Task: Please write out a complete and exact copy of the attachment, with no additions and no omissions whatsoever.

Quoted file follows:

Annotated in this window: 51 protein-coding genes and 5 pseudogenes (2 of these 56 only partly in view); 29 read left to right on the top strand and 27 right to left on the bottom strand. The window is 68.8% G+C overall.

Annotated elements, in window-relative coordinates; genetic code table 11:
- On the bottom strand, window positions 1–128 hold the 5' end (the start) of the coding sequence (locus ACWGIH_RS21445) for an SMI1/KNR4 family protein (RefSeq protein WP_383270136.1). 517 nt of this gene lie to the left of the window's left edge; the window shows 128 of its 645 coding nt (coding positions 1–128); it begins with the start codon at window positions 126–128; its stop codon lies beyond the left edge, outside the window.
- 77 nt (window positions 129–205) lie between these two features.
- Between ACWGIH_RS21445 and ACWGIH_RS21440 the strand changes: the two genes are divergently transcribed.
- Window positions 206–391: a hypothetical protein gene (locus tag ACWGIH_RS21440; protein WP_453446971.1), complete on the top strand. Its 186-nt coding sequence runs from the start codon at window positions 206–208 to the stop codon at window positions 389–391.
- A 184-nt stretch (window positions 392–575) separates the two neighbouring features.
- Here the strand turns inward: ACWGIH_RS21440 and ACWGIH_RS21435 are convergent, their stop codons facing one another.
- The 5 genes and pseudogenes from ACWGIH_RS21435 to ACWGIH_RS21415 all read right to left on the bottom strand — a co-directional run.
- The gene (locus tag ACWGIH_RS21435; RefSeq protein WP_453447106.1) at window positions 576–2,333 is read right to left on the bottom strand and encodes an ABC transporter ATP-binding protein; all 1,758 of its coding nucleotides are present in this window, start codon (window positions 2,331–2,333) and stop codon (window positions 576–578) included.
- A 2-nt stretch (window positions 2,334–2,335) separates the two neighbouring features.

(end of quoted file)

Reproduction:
Annotated in this window: 51 protein-coding genes and 5 pseudogenes (2 of these 56 only partly in view); 29 read left to right on the top strand and 27 right to left on the bottom strand. The window is 68.8% G+C overall.

Annotated elements, in window-relative coordinates; genetic code table 11:
- On the bottom strand, window positions 1–128 hold the 5' end (the start) of the coding sequence (locus ACWGIH_RS21445) for an SMI1/KNR4 family protein (RefSeq protein WP_383270136.1). 517 nt of this gene lie to the left of the window's left edge; the window shows 128 of its 645 coding nt (coding positions 1–128); it begins with the start codon at window positions 126–128; its stop codon lies beyond the left edge, outside the window.
- 77 nt (window positions 129–205) lie between these two features.
- Between ACWGIH_RS21445 and ACWGIH_RS21440 the strand changes: the two genes are divergently transcribed.
- Window positions 206–391: a hypothetical protein gene (locus tag ACWGIH_RS21440; protein WP_453446971.1), complete on the top strand. Its 186-nt coding sequence runs from the start codon at window positions 206–208 to the stop codon at window positions 389–391.
- A 184-nt stretch (window positions 392–575) separates the two neighbouring features.
- Here the strand turns inward: ACWGIH_RS21440 and ACWGIH_RS21435 are convergent, their stop codons facing one another.
- The 5 genes and pseudogenes from ACWGIH_RS21435 to ACWGIH_RS21415 all read right to left on the bottom strand — a co-directional run.
- The gene (locus tag ACWGIH_RS21435; RefSeq protein WP_453447106.1) at window positions 576–2,333 is read right to left on the bottom strand and encodes an ABC transporter ATP-binding protein; all 1,758 of its coding nucleotides are present in this window, start codon (window positions 2,331–2,333) and stop codon (window positions 576–578) included.
- A 2-nt stretch (window positions 2,334–2,335) separates the two neighbouring features.